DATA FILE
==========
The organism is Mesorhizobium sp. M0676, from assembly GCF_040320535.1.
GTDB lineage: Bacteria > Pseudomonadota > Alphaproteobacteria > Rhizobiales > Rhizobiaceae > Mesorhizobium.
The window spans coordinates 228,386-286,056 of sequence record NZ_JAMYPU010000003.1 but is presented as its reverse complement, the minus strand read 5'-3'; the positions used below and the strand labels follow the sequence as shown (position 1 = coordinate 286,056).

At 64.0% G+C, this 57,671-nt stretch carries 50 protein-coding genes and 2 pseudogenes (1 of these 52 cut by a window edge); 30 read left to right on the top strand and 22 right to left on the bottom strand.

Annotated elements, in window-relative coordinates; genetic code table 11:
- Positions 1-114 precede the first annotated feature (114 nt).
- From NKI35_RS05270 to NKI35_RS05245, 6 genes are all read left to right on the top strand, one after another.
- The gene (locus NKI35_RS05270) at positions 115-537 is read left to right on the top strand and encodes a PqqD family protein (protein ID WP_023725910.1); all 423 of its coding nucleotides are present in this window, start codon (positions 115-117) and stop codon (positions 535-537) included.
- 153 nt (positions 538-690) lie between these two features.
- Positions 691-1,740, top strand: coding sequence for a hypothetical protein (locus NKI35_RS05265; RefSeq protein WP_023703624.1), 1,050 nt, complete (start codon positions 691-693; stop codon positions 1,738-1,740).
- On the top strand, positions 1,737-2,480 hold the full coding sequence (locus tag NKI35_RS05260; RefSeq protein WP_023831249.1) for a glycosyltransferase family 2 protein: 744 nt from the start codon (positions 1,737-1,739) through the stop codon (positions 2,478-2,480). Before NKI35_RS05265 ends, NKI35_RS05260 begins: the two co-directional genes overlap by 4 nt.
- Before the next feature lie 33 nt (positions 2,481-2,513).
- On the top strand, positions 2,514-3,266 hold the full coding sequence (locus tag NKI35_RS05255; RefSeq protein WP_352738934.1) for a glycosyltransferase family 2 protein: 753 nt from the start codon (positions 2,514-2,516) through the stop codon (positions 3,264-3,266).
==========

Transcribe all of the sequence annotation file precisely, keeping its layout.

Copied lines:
The organism is Mesorhizobium sp. M0676, from assembly GCF_040320535.1.
GTDB lineage: Bacteria > Pseudomonadota > Alphaproteobacteria > Rhizobiales > Rhizobiaceae > Mesorhizobium.
The window spans coordinates 228,386-286,056 of sequence record NZ_JAMYPU010000003.1 but is presented as its reverse complement, the minus strand read 5'-3'; the positions used below and the strand labels follow the sequence as shown (position 1 = coordinate 286,056).

At 64.0% G+C, this 57,671-nt stretch carries 50 protein-coding genes and 2 pseudogenes (1 of these 52 cut by a window edge); 30 read left to right on the top strand and 22 right to left on the bottom strand.

Annotated elements, in window-relative coordinates; genetic code table 11:
- Positions 1-114 precede the first annotated feature (114 nt).
- From NKI35_RS05270 to NKI35_RS05245, 6 genes are all read left to right on the top strand, one after another.
- The gene (locus NKI35_RS05270) at positions 115-537 is read left to right on the top strand and encodes a PqqD family protein (protein ID WP_023725910.1); all 423 of its coding nucleotides are present in this window, start codon (positions 115-117) and stop codon (positions 535-537) included.
- 153 nt (positions 538-690) lie between these two features.
- Positions 691-1,740, top strand: coding sequence for a hypothetical protein (locus NKI35_RS05265; RefSeq protein WP_023703624.1), 1,050 nt, complete (start codon positions 691-693; stop codon positions 1,738-1,740).
- On the top strand, positions 1,737-2,480 hold the full coding sequence (locus tag NKI35_RS05260; RefSeq protein WP_023831249.1) for a glycosyltransferase family 2 protein: 744 nt from the start codon (positions 1,737-1,739) through the stop codon (positions 2,478-2,480). Before NKI35_RS05265 ends, NKI35_RS05260 begins: the two co-directional genes overlap by 4 nt.
- Before the next feature lie 33 nt (positions 2,481-2,513).
- On the top strand, positions 2,514-3,266 hold the full coding sequence (locus tag NKI35_RS05255; RefSeq protein WP_352738934.1) for a glycosyltransferase family 2 protein: 753 nt from the start codon (positions 2,514-2,516) through the stop codon (positions 3,264-3,266).